By Chip Rossetti
‘We Have To Te Creative About Distribution’
Building bridges is familiar work for Nigerian publisher and novelist Richard Ali. As part owner of the Lagos-based publishing house Parrésia Publishers, Ali is a specialist in the problems that have long plagued African book publishing.
The African continent has an astonishing range of linguistic diversity: between 1,250 and 2,100 languages are spoken across the continent today (Nigeria alone boasts more than 500 languages). On top of this is the overlay of widely spoken European languages — most significantly English, French, and Portuguese — reflecting the legacy of European colonialism.
But as Ali points out, the Internet has done a lot to break down long-standing barriers, linguistic and geographical, that have kept African literature divided, often within national boundaries.
A few years ago, he published his first novel, City of Memories, which eventually went out of print. Thanks to his involvement with a literary collective, Jalada, his book has found a second life.
The reach of Moses Kilolo’s Jalada collective [see our recent story on Ngugi wa Thiong’o’s “The Upright Revolution”] has boosted his online profile, and as a result, City of Memories has found new readers elsewhere on the continent:
“Suddenly, I am no longer viewed as just a Nigerian writer, but now Kenyans are interested in my writing. The result is that the book will be coming out again, which wouldn’t have happened a few years ago.”
Ali’s inclusive notion of community perhaps draws from his own background. Although born in the northern city of Kano, he was raised in the cosmopolitan city of Jos, located on a plateau in central Nigeria and once well known for its mining and as a tourist center.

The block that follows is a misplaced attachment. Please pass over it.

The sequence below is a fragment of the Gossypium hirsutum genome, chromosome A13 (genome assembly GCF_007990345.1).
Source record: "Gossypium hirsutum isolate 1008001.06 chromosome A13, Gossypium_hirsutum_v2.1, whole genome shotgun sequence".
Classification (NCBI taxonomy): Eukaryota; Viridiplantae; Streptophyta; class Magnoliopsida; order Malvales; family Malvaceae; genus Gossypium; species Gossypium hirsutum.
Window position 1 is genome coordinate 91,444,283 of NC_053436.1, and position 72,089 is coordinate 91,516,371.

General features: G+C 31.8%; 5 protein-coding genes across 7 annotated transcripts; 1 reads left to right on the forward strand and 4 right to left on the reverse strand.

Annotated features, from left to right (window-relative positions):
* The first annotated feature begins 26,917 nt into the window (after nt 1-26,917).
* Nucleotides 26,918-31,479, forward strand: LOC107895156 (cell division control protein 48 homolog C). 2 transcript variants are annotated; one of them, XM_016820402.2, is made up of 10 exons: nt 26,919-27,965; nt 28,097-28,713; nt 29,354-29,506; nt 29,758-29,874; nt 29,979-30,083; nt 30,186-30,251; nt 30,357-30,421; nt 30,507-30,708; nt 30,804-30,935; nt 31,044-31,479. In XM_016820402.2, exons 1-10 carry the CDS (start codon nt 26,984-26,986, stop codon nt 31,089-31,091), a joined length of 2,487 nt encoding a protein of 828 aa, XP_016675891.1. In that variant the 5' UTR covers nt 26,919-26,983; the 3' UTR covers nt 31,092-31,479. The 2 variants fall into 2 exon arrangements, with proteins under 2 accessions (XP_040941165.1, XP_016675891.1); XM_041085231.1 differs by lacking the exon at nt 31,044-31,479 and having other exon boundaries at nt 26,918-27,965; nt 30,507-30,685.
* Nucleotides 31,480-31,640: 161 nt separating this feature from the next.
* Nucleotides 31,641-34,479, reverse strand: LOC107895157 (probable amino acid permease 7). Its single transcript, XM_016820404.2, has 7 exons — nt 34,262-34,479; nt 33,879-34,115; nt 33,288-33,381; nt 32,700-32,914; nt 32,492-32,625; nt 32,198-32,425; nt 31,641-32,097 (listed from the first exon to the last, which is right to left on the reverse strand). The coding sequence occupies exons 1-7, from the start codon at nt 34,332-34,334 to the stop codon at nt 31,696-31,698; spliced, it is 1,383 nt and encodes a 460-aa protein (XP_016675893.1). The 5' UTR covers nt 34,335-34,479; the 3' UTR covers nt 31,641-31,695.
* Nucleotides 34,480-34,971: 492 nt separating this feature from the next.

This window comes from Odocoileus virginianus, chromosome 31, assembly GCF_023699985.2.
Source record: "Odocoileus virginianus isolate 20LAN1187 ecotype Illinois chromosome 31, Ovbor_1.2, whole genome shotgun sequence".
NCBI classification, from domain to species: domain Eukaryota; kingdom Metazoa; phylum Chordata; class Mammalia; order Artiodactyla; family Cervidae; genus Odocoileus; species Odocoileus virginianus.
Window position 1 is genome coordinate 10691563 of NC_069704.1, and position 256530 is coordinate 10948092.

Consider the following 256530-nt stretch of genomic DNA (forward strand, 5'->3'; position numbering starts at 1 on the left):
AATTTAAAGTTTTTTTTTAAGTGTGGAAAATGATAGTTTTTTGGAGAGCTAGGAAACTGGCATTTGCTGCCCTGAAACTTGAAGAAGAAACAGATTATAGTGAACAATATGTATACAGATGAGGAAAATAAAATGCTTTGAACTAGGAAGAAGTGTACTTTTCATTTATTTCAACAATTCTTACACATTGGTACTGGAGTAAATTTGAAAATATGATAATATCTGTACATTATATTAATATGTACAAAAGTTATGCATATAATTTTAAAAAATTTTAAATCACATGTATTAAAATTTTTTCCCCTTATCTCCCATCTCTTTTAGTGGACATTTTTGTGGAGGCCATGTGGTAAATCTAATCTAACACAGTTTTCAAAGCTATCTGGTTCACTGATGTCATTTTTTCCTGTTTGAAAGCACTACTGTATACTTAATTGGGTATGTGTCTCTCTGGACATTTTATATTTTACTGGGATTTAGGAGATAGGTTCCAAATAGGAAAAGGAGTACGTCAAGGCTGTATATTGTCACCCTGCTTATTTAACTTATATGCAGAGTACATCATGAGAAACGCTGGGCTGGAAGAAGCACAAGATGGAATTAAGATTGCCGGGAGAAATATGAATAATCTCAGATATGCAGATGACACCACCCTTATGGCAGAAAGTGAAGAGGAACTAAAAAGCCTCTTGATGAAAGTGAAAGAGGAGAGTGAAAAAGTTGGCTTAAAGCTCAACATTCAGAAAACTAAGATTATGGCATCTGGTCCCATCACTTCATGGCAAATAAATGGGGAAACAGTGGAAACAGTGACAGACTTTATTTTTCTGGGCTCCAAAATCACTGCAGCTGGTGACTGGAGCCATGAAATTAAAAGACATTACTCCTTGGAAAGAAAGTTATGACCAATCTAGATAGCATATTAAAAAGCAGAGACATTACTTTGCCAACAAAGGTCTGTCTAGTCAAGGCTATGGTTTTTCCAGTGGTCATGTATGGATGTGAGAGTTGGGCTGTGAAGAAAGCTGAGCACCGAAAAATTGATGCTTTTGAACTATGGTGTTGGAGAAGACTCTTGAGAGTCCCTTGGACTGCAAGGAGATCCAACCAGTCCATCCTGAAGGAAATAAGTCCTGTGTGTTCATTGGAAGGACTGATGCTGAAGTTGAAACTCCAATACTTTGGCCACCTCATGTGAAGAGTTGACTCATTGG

In the early 2000s, however, Jos suffered a number of ethnic and religious clashes. That tragic reality is reimagined in City of Memories, which evokes the civil unrest through the love story between a Christian and Muslim.
At the same time, it recasts childhood as a time of happiness and safety, which we eventually lose and can only regain in fiction.
“If you look back far enough,” Ali says, “you’ll find a place where everything was perfect, an Eden before the Fall. It’s the responsibility of thinkers to find those places.”
Rather than simply looking back to the past, however, Parrésia casts itself as a forward-looking pan-African publishing house. The company, founded in late 2012, comprises three imprints.
- The main imprint, Parrésia Books, publishes creative nonfiction and literary fiction in traditional print format.
- To balance the risks it takes on its Parrésia list, the house also runs Origami, a self-publishing imprint.
- It has also recently launched Cordite Books, a line dedicated to crime fiction and espionage.
The house launched a continent-wide contest to find its first book in the Cordite imprint, and will soon be publishing the contest winner, a thriller by a Zimbabwean writer and poet, Blessing Musariri. The novel, The Black Mamba Chronicles, features a female protagonist, and is being edited by Caine Prize-winning novelist and poet Helon Habila, an established Nigerian author who teaches creative writing at George Mason University in Fairfax, Virginia.
Ali’s interest in building bridges between African languages and writers comes across in his work with Parrésia, but is also apparent in his involvement with Moses’ Jalada, which he helped to launch in 2014. Now with 25 authors from across the African continent, Jalada aims to make it “as easy as possible” for African authors to publish their work. The collective publishes themed anthologies, including most recently, an anthology on translation.
But translation, as Ali acknowledges, is expensive.
And even if the problem of translation were to be solved, distribution would still present an issue for the majority of African publishers.
“We have to be creative about distribution,” says Ali, who notes that a similar issue plagues Arabic-language publishing as well.
“Increasingly, we are looking for ways to test the markets for our books, and often those ways involve a digital platform.”
The solution, he says, is to ensure that there is a sufficient audience of African readers for African writers. The relative paucity of African readers is also related to the problem of how African societies and characters get portrayed in fiction.
An African writer who explains and exoticizes her culture on the page does so because a large part of her readers are not her fellow Africans, but are Europeans or Americans. But growing the pool of African readers will draw authors toward writing with a more local audience in mind, argues Ali.
“At the end of the day, your primary market of readers should be coming from the same place where you’re from.”